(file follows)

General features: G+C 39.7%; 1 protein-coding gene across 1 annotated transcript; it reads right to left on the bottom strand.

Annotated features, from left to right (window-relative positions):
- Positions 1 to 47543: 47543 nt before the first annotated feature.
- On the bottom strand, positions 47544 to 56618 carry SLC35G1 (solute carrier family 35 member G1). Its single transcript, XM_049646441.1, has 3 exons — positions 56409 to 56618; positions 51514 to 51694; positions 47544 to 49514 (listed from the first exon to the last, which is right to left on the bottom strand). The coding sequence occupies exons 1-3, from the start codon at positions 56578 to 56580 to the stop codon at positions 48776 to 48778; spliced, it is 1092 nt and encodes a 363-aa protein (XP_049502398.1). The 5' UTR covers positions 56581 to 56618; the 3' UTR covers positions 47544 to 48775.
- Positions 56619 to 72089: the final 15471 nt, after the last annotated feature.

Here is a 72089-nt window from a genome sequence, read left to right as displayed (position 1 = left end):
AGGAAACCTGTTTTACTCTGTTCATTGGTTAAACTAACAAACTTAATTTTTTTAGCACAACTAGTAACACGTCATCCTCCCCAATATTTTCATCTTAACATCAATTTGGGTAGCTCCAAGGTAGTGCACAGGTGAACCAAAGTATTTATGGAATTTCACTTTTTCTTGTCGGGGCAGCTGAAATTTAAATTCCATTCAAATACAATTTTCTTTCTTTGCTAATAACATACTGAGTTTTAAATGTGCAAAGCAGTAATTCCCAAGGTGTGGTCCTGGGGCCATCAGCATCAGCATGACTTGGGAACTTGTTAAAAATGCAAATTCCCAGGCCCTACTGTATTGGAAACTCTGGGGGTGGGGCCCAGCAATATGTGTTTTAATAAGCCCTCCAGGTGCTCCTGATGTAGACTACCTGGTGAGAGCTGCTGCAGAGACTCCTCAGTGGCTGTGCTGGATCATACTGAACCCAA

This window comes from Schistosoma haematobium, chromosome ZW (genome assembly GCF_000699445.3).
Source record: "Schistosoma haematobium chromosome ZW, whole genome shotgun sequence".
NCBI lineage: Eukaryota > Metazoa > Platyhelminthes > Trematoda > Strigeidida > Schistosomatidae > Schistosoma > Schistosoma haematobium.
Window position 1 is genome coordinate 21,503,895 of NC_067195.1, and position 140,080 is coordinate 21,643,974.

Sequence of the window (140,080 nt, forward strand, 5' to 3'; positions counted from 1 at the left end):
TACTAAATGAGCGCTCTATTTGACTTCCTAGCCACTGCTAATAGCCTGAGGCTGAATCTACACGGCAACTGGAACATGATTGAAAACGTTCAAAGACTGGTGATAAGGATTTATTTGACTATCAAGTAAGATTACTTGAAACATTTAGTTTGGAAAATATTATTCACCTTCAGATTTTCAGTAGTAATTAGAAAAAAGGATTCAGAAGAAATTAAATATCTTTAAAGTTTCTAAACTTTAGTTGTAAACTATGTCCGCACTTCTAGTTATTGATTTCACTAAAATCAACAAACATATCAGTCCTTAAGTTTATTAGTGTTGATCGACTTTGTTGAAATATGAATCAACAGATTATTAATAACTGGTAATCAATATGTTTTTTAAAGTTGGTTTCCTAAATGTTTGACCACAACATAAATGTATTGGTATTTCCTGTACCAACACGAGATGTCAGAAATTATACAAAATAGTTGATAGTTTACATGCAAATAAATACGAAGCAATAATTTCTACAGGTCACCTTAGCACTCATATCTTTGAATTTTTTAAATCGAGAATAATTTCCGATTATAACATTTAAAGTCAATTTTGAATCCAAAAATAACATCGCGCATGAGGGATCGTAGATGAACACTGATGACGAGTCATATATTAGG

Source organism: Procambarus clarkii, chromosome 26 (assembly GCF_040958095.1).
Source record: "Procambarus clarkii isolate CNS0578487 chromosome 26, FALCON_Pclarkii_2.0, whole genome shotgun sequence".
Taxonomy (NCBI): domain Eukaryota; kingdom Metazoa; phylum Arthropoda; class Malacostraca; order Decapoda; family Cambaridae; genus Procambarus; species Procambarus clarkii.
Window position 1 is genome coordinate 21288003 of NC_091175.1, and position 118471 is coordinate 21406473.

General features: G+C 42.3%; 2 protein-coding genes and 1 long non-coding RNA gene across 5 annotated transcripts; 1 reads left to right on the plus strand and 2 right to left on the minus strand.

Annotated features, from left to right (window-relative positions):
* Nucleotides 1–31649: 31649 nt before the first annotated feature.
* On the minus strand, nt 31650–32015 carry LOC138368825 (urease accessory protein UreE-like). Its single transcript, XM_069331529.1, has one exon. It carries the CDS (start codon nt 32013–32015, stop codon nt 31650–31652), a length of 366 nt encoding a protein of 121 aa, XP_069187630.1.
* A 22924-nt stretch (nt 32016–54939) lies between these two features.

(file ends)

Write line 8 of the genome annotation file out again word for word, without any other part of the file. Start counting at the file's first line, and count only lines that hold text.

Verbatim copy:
This window comes from Schistosoma haematobium, chromosome ZW (genome assembly GCF_000699445.3).